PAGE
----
REVIEWS Yanjie Bian. Work and Inequality in Urban China. State University of New York Press, 1994. 279 pages. Hardcover $49.50, Paperback $16.95. "Which work unit (danwei) are you from?" was, and still is, one of the most commonly asked questions among first acquaintances in China. The answer to this question conveys the enormously critical information by which one's status is judged. The workplace, or danwei, tells much more about a person's status in hierarchical urban socialist Chinese society than what the person actually does in the workplace. A gatekeeper at the municipal Communist Party Committee office often enjoys a higher status than a Party secretary in a factory under a neighborhood committee. The gatekeeper has a better chance in getting public housing, since the municipal Party Committee is much more likely to build its own housing than the street-level factory; and the gatekeeper has more access to important connections to get help in employment, job mobility, and promotion, not necessarily for himself, but for his relatives and friends. The workplace, therefore, occu- pies a center position in understanding inequalities in political participation, income, benefits, and consumption in urban China under socialism. Examining the structure of urban Chinese work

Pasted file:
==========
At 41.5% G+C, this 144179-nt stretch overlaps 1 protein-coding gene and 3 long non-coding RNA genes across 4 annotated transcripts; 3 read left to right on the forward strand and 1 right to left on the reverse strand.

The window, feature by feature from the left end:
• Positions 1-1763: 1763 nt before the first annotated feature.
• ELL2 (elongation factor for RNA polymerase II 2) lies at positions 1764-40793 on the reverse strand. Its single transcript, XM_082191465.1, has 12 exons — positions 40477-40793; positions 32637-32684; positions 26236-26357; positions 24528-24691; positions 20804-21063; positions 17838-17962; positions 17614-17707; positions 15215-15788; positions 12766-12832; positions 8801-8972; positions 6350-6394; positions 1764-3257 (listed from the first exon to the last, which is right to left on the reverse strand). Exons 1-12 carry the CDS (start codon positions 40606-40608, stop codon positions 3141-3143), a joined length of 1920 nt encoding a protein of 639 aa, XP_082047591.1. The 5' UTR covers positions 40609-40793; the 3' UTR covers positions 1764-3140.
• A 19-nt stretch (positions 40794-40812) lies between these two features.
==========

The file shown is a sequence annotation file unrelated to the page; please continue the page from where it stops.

China Review International – University of Hawai'I Press
Published: Mar 30, 1994
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